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Review: The Great White North (The Grey)


John Ottway (Liam Neeson) lingers in the frozen wilderness that are the oil fields of Northern Alaska. He protects the workers from the dangers that present themselves. Beneath the solid exterior of Ottway's demeanor lies a man that is lost: his wife is no longer in his life, he sees no good in what he does for the world, he sees no purpose left. He has only a day left until he flies back to Anchorage.

The plane ride is nothing more than normal, brief bouts of turbulence offset by the testosterone-laden chatter about what the workers will do with their paychecks, girlfriends, wives, etc.Turbulence becomes more noticeable than usual and the chatter teeters out; the men are scared.

The unabashed desire to live finds itself in Ottway. He straps himself into the seat and holds on for dear life as pieces of the plane start coming off around them. Now, faced with the unlikely prospect of being discovered, Ottway and the six remaining members of the flight are tasked with leaving the wreckage and trying to stay alive. To make matters worse, these seven men are in the company of wolves. Nature is to be feared. Man has progressed from the elements, but we never conquered them. They have a choice: be taken out one-by-one, or fight the bastards.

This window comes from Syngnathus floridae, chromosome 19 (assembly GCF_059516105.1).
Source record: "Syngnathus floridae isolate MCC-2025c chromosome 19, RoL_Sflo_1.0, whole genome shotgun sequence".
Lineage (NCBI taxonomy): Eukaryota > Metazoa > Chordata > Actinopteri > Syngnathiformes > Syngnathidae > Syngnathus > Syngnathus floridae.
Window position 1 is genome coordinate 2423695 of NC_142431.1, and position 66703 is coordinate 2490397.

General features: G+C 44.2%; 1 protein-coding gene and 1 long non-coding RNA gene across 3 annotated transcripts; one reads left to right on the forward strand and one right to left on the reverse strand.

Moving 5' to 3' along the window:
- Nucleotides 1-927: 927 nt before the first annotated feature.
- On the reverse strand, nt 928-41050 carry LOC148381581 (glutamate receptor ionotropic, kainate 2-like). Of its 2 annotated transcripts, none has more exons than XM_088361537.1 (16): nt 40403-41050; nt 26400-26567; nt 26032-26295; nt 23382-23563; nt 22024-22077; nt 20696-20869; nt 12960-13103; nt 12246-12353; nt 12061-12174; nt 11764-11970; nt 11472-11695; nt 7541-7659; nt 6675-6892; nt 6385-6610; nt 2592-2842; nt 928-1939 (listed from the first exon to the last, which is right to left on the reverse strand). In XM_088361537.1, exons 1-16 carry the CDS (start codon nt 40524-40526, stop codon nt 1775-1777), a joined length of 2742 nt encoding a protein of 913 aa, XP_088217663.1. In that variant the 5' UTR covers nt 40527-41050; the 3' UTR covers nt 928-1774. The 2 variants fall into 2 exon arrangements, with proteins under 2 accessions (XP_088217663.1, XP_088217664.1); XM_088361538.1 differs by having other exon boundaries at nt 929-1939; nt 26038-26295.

Liam Neeson has made a career resurgence of sorts lately for playing a veritable medley of tough guys, but Ottway is a different breed. He has no qualms telling the few survivors left in the woods that he is terrified. Action films of late have suffered because the characters in them are so out of touch that audiences flinch rather than feel when presented with them. Neeson makes a point of portraying Ottway as a flawed man, but one who has found a purpose in this good fight.

Joe Carnahan abandons the escapist fun that he and Neeson sought for The A-Team. Violence is not used here for big-budget awes, instead he aims for the gritty horrors of fighting for life at any cost. The Grey excels at making these horrors more real than any film before it, but what makes the film even more notable is that it reflects that human desire for life, even in unjust circumstances. Human beings are resilient. We have fears and periods of darkness, but when the time comes and we face some insurmountable hostility, the fangs come out.

***1/2 out of ****

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